For sure, this kind of growth is more relative and subjective than numerical growth.  But just as any kind of growth is measurable, we can measure this kind of growth as well.  If we, as a church, really want to know if our church is growing, here are some questions we should ask:

 

Do I love God more today than I did last year? (1 Corinthians 8:1; Philippians 1:9)

 

Am I more faith-full toward God this year than last? (2 Corinthians 10:15; 2 Thessalonians 1:3)

 

Am I growing in love and grace toward others, and am I willing to serve people - BOTH in and out of the church more often? (Ephesians 4:16; 2 Thessalonians 1:3, 2 Peter 3:18) 

 

Am I growing in the knowledge of God?(Colossians 1:10; 2 Peter 3:18)

 

Have I learned more about God, his Word and his ways?  Am I more obedient to what I have learned? (James 1:22-23)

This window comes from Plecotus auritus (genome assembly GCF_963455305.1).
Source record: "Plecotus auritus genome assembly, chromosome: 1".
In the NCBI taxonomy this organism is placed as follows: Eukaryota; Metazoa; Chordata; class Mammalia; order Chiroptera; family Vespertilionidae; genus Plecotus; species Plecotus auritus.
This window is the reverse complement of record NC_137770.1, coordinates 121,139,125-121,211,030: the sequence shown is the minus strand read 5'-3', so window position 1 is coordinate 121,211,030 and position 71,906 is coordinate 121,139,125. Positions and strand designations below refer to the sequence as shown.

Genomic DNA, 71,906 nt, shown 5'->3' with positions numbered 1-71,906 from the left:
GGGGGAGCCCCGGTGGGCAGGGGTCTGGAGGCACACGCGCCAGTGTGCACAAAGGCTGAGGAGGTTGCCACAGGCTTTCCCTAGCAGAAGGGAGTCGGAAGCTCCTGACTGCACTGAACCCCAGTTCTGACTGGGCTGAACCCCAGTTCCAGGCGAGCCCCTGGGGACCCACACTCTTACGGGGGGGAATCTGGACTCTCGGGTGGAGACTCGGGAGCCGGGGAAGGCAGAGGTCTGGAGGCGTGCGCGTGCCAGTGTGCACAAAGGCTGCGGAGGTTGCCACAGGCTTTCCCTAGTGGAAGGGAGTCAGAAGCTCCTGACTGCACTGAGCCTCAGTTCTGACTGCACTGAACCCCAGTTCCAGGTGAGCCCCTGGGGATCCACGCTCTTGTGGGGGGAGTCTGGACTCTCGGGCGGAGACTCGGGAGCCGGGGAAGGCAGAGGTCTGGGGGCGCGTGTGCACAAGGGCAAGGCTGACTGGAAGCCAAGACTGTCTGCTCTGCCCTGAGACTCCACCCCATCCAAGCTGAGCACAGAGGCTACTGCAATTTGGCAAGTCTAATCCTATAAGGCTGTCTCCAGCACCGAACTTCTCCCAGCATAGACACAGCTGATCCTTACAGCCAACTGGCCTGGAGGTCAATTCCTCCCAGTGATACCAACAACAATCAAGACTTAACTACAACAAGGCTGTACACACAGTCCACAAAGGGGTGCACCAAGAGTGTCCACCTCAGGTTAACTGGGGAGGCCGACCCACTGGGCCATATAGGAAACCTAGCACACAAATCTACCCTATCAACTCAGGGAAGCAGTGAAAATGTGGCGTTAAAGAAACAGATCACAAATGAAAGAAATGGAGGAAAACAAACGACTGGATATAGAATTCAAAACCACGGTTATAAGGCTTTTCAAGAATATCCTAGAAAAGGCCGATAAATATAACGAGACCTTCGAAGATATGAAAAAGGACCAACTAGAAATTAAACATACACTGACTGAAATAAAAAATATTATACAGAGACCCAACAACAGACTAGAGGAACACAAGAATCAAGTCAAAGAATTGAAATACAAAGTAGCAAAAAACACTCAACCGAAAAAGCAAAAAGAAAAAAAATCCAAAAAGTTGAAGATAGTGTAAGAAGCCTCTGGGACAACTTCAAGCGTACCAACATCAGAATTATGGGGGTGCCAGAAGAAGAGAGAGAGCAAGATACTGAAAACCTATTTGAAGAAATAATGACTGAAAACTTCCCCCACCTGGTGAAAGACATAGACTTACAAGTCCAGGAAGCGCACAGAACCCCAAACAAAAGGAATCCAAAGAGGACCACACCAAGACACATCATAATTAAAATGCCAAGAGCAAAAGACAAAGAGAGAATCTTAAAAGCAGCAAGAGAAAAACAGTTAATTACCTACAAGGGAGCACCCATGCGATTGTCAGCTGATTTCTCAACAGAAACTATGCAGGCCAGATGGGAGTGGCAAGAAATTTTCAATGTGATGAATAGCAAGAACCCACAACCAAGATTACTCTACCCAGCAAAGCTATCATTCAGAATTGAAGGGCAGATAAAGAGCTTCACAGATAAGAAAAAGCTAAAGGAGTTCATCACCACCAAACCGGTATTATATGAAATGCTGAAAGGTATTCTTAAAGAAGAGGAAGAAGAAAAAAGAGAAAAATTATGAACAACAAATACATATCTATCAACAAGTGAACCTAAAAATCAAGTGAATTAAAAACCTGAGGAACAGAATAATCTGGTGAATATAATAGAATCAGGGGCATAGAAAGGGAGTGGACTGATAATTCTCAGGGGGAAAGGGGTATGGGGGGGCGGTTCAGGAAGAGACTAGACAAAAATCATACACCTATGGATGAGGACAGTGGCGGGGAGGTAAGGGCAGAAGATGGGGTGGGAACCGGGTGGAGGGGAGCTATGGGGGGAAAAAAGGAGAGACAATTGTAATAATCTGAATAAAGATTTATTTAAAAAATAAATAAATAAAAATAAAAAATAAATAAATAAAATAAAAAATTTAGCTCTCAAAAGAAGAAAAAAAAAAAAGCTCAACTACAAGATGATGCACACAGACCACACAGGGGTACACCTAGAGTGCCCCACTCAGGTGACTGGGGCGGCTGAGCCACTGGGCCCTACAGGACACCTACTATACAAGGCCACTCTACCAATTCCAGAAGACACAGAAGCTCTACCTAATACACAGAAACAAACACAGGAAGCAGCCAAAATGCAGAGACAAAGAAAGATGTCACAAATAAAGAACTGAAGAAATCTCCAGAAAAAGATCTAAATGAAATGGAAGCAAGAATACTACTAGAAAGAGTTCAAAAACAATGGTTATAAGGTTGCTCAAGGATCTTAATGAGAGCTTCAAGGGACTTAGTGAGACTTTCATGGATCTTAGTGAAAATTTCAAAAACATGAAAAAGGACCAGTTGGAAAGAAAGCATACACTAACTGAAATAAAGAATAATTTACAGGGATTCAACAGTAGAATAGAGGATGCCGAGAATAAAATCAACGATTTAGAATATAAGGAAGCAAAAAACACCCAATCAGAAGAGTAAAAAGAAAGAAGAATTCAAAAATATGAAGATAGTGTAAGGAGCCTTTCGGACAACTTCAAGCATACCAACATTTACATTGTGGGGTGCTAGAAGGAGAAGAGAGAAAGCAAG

Do I have an increasing desire to study AND to apply God’s Word in my life? (2 Timothy 2:15)

 

Am I praying more and building others up through prayer? (Jude 20)

 

Am I bringing Christ into my home and workplace more? (Colossians 1:6) 

 

These questions can be applied to any church - whether there are 20 or 20,000 members.  Even a church that is decreasing in attendance can “grow” under these guidelines!  Do not misunderstand.  When these things happen, when a church grows according to this definition, often numerical growth does result.  Sometimes the finances (budget) do increase, and the number of ministries happening may multiply.  These things may very well happen when a church is growing, but they are not in any way indicators of Biblical growth or the lack thereof.